Abu Dhabi: Abu Dhabi’s efforts to conserve falcons have been boosted by the release of 65 wild falcons in Kazakhstan.
Once a common sight in many parts of Kazakhstan, the birds are under increasing pressure from a host of human and environmental factors. Representatives from the two countries have been working together to combat the pressure on Kazakhstan’s resident falcons and to conserve the species.
This cooperation culminated in the latest release of falcons by the UAE’s Shaikh Zayed Falcon Release Programme (SZFRP) and Kazakhstan’s Ministry of Environment and Water Resources.
Announcing the release of the falcons, Mohammad Al Bawardi, Managing Director of the Environment Agency — Abu Dhabi (EAD), said, on behalf of SZRFP: “Under the direction of the UAE’s leadership, Abu Dhabi has been at the forefront of conservation in many areas. Nowhere is this more clearly demonstrated than in our efforts to conserve the falcon, a bird of cultural and historic significance for many and an important symbol for the peoples of Abu Dhabi and Kazakhstan. By working together in international partnership, we increase the chances for the species in the wild.”
The falcons (40 Peregrine and 28 Saker) were rescued or donated and rehabilitated at EAD’s Abu Dhabi Falcon Hospital and, subsequently, released by SZFRP, under the guidance and coordination of the Ministry of Environment and Water Resources of Kazakhstan, after careful analysis of potential release sites.
Kazakhstan’s geographic position within the species migration range (a wide area including parts of Russia, China, and Mongolia and neighbouring countries) and topology of both rugged mountains and wide plains make Kazakhstan an ideal habitat and release site for falcons.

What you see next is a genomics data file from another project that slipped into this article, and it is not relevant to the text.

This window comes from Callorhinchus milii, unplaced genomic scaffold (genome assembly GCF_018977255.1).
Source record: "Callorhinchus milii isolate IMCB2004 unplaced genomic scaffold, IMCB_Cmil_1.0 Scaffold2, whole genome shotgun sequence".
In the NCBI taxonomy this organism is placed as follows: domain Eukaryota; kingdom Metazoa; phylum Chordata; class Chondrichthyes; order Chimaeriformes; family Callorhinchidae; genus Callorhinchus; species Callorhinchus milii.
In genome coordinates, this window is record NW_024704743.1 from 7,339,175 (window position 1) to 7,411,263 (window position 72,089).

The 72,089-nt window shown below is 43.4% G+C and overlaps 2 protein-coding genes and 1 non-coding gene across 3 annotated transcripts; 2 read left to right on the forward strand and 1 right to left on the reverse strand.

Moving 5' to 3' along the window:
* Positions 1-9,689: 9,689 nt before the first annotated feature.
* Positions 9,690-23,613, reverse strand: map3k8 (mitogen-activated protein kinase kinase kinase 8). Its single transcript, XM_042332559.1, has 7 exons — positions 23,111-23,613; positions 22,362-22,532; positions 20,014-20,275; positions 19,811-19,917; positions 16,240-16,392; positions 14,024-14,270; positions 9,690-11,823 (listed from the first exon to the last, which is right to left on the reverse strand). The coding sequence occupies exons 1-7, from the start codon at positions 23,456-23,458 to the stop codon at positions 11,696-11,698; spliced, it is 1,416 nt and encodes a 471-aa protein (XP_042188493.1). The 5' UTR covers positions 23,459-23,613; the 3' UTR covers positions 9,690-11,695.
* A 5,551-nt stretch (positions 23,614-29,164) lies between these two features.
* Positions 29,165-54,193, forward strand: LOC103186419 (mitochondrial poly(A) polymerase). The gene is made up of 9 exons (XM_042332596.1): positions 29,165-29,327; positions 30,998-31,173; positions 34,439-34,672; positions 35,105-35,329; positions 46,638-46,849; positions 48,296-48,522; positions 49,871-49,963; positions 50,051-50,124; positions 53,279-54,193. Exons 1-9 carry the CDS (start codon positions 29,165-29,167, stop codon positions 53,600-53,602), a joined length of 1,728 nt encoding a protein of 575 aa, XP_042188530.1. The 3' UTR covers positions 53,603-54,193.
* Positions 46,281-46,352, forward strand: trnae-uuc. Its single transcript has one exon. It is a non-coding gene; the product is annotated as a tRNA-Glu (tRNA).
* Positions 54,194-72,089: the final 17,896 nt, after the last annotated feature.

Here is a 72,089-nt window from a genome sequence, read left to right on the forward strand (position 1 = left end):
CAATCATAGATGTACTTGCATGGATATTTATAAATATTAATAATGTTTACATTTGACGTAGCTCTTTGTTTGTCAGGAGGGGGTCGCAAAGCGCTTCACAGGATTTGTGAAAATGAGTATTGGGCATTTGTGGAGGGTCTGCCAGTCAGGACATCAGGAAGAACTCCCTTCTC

To help guide planned future releases in Kazakhstan and elsewhere, 12 of the falcons were fitted with satellite tracking devices that enable to monitor their flight paths and collect the scientific data. The data from this cutting-edge technology helps guide SZFRP’s breeding programme and improve the long-term survivability of falcons in Kazakhstan and within other range nations.
Established by Shaikh Zayed Bin Sultan Al Nahyan in 1995, the SZFRP has released more than 1,800 falcons in range nations (including Pakistan, Kyrgyzstan and Kazakhstan) since its inception. A leader in falcon conservation, Abu Dhabi created the world’s first hospital dedicated to falcons and has actively encouraged falconry using captive-bred birds. Further, the Emirate has introduced a strict licensing system for the trading of all falcons in the UAE and, in a move widely approved by the Convention on International Trade in Endangered Species of Flora and Fauna (CITES), introduced a falcon passport to track and monitor captive falcons resident in the UAE.